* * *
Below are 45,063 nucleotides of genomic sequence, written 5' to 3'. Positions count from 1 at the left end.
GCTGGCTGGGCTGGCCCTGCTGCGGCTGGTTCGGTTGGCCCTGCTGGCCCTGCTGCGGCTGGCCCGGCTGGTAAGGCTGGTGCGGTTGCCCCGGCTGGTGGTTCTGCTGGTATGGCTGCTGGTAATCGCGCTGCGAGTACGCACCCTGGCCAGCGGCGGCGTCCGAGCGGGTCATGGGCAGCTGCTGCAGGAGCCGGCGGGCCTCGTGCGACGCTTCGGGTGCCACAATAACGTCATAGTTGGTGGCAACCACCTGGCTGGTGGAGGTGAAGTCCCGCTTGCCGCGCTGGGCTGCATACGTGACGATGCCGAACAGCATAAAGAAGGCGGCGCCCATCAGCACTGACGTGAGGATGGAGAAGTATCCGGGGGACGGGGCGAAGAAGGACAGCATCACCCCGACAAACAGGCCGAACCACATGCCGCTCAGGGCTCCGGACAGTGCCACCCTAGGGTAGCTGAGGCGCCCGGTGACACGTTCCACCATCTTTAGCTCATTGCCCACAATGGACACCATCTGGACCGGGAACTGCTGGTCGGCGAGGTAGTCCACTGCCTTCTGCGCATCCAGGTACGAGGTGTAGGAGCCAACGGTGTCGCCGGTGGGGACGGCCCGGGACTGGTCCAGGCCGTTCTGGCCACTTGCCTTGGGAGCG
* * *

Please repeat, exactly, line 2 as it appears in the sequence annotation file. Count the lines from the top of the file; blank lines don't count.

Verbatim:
GCTGGCTGGGCTGGCCCTGCTGCGGCTGGTTCGGTTGGCCCTGCTGGCCCTGCTGCGGCTGGCCCGGCTGGTAAGGCTGGTGCGGTTGCCCCGGCTGGTGGTTCTGCTGGTATGGCTGCTGGTAATCGCGCTGCGAGTACGCACCCTGGCCAGCGGCGGCGTCCGAGCGGGTCATGGGCAGCTGCTGCAGGAGCCGGCGGGCCTCGTGCGACGCTTCGGGTGCCACAATAACGTCATAGTTGGTGGCAACCACCTGGCTGGTGGAGGTGAAGTCCCGCTTGCCGCGCTGGGCTGCATACGTGACGATGCCGAACAGCATAAAGAAGGCGGCGCCCATCAGCACTGACGTGAGGATGGAGAAGTATCCGGGGGACGGGGCGAAGAAGGACAGCATCACCCCGACAAACAGGCCGAACCACATGCCGCTCAGGGCTCCGGACAGTGCCACCCTAGGGTAGCTGAGGCGCCCGGTGACACGTTCCACCATCTTTAGCTCATTGCCCACAATGGACACCATCTGGACCGGGAACTGCTGGTCGGCGAGGTAGTCCACTGCCTTCTGCGCATCCAGGTACGAGGTGTAGGAGCCAACGGTGTCGCCGGTGGGGACGGCCCGGGACTGGTCCAGGCCGTTCTGGCCACTTGCCTTGGGAGCG